Stock Market Returns and Annuitization: A Case of Myopic Extrapolation

40 Pages Posted: 21 Mar 2011  

Alessandro Previtero

Indiana University - Kelley School of Business - Department of Finance

Date Written: February 15, 2011

Abstract

Managing retirement wealth is one of the major financial decisions that individuals face. In this setting, I document a strong negative relationship between stock market returns and annuitization. Using a novel dataset with more than 103,000 actual payout decisions, I find that positive stock market returns decrease the likelihood of employees choosing an annuity over a lump sum, and vice versa. More precisely, only recent market performance drives annuitization with almost no weight assigned to returns two years before the decision date. Several explanations can account for these findings: wealth effects generated by movements of the stock market; endogenous timing of retirement; volatility of stock market returns and time varying risk aversion; and expectations about labor income or inflationary periods. After addressing these explanations, I present evidence consistent with employees extrapolating from recent stock market returns. I conclude showing that this myopic extrapolation - based on very recent stock market performance - can bear serious welfare consequence and significantly reduce retirement wealth if, for example, individuals annuitize too early because of a market drop.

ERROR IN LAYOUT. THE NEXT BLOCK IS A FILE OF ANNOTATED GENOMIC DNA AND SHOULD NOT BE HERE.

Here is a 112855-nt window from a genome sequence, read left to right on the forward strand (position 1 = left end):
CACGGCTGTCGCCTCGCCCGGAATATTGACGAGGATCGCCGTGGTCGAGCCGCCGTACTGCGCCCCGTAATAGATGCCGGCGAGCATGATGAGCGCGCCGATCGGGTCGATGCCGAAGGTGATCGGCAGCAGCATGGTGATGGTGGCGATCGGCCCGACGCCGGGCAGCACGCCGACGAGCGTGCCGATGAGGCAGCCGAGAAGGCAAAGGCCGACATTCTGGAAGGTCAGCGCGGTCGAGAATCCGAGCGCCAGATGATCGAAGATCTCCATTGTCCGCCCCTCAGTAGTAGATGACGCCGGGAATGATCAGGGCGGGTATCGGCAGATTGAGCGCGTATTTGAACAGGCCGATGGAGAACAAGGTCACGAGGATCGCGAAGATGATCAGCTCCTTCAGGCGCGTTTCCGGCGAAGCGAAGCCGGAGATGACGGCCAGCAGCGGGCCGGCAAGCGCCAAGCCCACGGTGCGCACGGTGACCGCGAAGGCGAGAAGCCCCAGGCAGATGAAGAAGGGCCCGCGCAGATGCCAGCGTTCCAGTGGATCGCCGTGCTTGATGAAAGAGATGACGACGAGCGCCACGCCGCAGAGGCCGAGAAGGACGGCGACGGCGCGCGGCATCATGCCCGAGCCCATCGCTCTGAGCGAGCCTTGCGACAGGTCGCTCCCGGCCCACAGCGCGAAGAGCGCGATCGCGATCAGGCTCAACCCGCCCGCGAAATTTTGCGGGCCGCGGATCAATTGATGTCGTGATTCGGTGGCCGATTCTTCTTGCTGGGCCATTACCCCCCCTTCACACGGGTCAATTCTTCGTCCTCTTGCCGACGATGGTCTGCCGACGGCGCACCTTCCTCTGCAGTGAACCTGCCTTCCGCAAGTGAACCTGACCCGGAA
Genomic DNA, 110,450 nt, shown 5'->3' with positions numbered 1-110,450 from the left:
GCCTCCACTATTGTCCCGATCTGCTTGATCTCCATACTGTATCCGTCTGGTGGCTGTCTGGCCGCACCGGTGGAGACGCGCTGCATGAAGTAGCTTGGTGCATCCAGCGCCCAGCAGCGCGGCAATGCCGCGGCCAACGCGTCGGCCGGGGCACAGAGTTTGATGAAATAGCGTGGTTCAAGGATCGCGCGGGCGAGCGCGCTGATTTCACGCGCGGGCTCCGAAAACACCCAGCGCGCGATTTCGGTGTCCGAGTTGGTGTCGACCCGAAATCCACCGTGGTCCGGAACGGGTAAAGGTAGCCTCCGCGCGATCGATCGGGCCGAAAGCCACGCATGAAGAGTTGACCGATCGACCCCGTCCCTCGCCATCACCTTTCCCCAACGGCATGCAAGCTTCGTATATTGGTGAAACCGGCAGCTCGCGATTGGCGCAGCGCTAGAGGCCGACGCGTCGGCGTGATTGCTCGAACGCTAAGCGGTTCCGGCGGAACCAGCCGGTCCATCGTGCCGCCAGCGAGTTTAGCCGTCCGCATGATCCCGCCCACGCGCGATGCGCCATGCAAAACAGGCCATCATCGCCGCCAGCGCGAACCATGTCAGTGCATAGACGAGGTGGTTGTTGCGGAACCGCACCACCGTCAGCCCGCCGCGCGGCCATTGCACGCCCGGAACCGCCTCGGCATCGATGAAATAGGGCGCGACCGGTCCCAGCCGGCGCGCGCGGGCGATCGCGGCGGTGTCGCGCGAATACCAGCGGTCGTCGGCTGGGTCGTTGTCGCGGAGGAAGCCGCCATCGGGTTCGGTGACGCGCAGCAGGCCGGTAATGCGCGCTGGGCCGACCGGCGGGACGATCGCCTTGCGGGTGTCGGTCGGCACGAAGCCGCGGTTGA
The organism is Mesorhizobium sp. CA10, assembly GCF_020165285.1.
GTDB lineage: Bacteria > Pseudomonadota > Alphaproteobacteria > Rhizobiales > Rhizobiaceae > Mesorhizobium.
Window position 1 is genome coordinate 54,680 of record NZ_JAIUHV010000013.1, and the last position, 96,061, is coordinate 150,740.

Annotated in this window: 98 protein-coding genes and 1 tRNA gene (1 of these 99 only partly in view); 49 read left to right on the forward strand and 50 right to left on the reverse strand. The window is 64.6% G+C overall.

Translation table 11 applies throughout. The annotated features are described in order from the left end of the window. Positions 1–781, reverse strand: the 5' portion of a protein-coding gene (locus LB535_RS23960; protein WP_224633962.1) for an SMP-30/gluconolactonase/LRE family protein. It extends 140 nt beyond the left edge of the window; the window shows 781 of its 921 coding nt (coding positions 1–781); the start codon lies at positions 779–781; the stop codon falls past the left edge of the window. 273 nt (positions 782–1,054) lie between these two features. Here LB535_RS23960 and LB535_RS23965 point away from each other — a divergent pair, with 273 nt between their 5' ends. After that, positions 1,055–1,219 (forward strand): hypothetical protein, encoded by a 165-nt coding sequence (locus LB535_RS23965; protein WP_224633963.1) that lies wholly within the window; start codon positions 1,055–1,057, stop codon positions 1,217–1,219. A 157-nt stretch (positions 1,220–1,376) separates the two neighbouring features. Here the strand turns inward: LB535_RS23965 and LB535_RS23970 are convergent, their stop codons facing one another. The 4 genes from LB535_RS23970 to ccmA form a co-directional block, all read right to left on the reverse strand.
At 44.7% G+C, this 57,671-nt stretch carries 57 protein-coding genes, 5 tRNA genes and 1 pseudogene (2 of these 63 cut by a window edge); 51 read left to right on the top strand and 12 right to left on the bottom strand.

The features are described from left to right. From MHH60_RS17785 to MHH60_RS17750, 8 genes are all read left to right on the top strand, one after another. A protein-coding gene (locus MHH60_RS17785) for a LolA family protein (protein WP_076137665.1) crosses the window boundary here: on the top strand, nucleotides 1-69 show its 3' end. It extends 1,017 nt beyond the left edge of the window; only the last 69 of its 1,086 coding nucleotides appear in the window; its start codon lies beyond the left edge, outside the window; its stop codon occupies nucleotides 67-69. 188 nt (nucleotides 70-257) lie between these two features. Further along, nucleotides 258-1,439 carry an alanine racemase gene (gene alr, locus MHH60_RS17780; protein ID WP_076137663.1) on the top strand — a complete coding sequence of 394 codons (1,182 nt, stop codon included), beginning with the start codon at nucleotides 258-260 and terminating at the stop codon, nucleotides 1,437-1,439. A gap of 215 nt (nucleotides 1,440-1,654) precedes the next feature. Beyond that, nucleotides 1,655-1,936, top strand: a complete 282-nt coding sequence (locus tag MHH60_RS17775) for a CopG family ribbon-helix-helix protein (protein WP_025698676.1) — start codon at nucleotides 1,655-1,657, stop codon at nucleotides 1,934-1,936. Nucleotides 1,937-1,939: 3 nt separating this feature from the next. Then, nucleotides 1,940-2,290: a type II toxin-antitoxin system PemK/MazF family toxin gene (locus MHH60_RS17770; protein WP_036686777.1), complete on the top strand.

Keywords: Annuities, Myopic Extrapolation, Wealth Effects, Household Finance, Behavioral Finance

JEL Classification: D14, G11, G22, H55

Suggested Citation

Previtero, Alessandro, Stock Market Returns and Annuitization: A Case of Myopic Extrapolation (February 15, 2011). Available at SSRN: https://ssrn.com/abstract=1787123 or http://dx.doi.org/10.2139/ssrn.1787123

Alessandro Previtero (Contact Author)

Indiana University - Kelley School of Business - Department of Finance ( email )

1309 E. 10th St.
Bloomington, IN 47405
United States
+1 (512) 581-5420 (Phone)

HOME PAGE: http://aleprevitero.com

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